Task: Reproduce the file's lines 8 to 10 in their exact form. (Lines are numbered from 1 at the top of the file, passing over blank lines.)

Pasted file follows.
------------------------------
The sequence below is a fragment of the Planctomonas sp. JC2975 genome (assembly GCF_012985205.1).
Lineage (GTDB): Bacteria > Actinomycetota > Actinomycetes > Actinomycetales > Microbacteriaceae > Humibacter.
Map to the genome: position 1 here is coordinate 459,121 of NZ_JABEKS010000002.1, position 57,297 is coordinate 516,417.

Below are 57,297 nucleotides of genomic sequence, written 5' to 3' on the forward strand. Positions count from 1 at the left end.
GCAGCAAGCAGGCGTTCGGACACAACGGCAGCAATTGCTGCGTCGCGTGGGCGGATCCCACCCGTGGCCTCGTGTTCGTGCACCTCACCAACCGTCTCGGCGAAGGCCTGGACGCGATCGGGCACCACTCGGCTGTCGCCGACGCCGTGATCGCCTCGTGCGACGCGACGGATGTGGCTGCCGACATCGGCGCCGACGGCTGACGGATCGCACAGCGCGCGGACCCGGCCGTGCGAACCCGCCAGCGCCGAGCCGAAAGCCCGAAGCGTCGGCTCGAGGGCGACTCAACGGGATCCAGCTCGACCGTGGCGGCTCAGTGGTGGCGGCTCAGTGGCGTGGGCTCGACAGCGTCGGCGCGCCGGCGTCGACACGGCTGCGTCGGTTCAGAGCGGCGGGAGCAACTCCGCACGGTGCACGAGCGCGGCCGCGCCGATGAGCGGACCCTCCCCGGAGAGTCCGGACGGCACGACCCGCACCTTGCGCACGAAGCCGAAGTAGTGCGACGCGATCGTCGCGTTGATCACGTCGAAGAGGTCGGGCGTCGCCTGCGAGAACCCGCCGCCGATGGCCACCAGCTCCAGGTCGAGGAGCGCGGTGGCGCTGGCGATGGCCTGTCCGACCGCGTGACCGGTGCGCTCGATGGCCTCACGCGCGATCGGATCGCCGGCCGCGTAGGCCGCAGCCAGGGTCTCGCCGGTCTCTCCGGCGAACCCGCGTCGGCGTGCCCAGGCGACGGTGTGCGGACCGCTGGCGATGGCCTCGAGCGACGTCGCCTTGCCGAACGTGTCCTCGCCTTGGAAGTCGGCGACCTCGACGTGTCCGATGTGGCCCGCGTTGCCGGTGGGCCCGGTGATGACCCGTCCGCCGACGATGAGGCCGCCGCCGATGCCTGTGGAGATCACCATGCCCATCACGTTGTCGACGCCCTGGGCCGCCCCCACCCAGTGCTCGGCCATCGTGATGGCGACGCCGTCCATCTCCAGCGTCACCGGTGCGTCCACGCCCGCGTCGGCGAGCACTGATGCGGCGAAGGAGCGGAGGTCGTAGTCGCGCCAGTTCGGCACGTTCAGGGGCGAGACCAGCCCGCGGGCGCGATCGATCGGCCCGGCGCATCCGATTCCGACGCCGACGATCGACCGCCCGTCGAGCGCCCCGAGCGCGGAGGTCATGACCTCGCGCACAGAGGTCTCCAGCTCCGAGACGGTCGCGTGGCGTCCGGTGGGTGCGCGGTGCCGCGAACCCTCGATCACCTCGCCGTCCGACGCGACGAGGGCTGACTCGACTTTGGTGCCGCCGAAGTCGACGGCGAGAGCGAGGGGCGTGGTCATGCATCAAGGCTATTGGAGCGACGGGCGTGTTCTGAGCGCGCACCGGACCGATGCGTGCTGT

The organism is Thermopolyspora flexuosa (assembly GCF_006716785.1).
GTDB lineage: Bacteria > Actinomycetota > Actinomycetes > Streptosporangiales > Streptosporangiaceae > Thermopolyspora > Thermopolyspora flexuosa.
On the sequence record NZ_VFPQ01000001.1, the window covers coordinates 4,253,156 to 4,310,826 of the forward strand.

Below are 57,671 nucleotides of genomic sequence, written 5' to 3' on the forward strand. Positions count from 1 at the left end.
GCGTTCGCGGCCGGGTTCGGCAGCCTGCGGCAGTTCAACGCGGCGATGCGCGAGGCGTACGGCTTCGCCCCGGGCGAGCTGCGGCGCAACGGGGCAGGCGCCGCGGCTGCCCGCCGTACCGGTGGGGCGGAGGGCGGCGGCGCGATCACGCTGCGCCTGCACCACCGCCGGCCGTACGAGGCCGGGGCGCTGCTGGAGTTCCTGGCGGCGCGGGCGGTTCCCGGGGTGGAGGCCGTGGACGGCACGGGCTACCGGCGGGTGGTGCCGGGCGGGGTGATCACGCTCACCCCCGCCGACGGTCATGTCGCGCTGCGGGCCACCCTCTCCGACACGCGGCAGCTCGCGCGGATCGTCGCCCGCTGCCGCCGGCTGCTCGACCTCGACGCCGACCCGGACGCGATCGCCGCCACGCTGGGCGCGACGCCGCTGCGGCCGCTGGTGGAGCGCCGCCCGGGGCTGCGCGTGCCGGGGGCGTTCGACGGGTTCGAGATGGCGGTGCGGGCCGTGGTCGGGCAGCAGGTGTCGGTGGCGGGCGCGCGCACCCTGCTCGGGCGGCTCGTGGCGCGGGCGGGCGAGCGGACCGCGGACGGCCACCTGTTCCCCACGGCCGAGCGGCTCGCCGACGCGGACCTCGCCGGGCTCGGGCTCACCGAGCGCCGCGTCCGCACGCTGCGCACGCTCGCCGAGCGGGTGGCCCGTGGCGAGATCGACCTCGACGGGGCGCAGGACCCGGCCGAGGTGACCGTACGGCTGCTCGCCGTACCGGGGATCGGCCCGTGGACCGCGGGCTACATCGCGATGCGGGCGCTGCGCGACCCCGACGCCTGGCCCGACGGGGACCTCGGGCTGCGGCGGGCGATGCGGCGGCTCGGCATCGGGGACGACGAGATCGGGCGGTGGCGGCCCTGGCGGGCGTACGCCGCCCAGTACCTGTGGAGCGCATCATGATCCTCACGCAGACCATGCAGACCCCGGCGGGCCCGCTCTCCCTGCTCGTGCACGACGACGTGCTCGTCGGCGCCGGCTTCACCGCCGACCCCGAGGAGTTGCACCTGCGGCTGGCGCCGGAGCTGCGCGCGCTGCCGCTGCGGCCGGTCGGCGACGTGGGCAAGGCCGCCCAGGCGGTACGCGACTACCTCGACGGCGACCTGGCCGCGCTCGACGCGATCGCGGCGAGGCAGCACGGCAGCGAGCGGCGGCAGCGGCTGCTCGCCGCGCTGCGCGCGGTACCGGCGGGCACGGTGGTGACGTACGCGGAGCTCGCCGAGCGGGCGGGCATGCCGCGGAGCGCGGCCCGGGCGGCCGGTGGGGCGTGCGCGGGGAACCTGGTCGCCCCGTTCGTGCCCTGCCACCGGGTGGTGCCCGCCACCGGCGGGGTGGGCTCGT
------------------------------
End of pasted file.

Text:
On the sequence record NZ_VFPQ01000001.1, the window covers coordinates 4,253,156 to 4,310,826 of the forward strand.

Below are 57,671 nucleotides of genomic sequence, written 5' to 3' on the forward strand. Positions count from 1 at the left end.
GCGTTCGCGGCCGGGTTCGGCAGCCTGCGGCAGTTCAACGCGGCGATGCGCGAGGCGTACGGCTTCGCCCCGGGCGAGCTGCGGCGCAACGGGGCAGGCGCCGCGGCTGCCCGCCGTACCGGTGGGGCGGAGGGCGGCGGCGCGATCACGCTGCGCCTGCACCACCGCCGGCCGTACGAGGCCGGGGCGCTGCTGGAGTTCCTGGCGGCGCGGGCGGTTCCCGGGGTGGAGGCCGTGGACGGCACGGGCTACCGGCGGGTGGTGCCGGGCGGGGTGATCACGCTCACCCCCGCCGACGGTCATGTCGCGCTGCGGGCCACCCTCTCCGACACGCGGCAGCTCGCGCGGATCGTCGCCCGCTGCCGCCGGCTGCTCGACCTCGACGCCGACCCGGACGCGATCGCCGCCACGCTGGGCGCGACGCCGCTGCGGCCGCTGGTGGAGCGCCGCCCGGGGCTGCGCGTGCCGGGGGCGTTCGACGGGTTCGAGATGGCGGTGCGGGCCGTGGTCGGGCAGCAGGTGTCGGTGGCGGGCGCGCGCACCCTGCTCGGGCGGCTCGTGGCGCGGGCGGGCGAGCGGACCGCGGACGGCCACCTGTTCCCCACGGCCGAGCGGCTCGCCGACGCGGACCTCGCCGGGCTCGGGCTCACCGAGCGCCGCGTCCGCACGCTGCGCACGCTCGCCGAGCGGGTGGCCCGTGGCGAGATCGACCTCGACGGGGCGCAGGACCCGGCCGAGGTGACCGTACGGCTGCTCGCCGTACCGGGGATCGGCCCGTGGACCGCGGGCTACATCGCGATGCGGGCGCTGCGCGACCCCGACGCCTGGCCCGACGGGGACCTCGGGCTGCGGCGGGCGATGCGGCGGCTCGGCATCGGGGACGACGAGATCGGGCGGTGGCGGCCCTGGCGGGCGTACGCCGCCCAGTACCTGTGGAGCGCATCATGATCCTCACGCAGACCATGCAGACCCCGGCGGGCCCGCTCTCCCTGCTCGTGCACGACGACGTGCTCGTCGGCGCCGGCTTCACCGCCGACCCCGAGGAGTTGCACCTGCGGCTGGCGCCGGAGCTGCGCGCGCTGCCGCTGCGGCCGGTCGGCGACGTGGGCAAGGCCGCCCAGGCGGTACGCGACTACCTCGACGGCGACCTGGCCGCGCTCGACGCGATCGCGGCGAGGCAGCACGGCAGCGAGCGGCGGCAGCGGCTGCTCGCCGCGCTGCGCGCGGTACCGGCGGGCACGGTGGTGACGTACGCGGAGCTCGCCGAGCGGGCGGGCATGCCGCGGAGCGCGGCCCGGGCGGCCGGTGGGGCGTGCGCGGGGAACCTGGTCGCCCCGTTCGTGCCCTGCCACCGGGTGGTGCCCGCCACCGGCGGGGTGGGCTCGT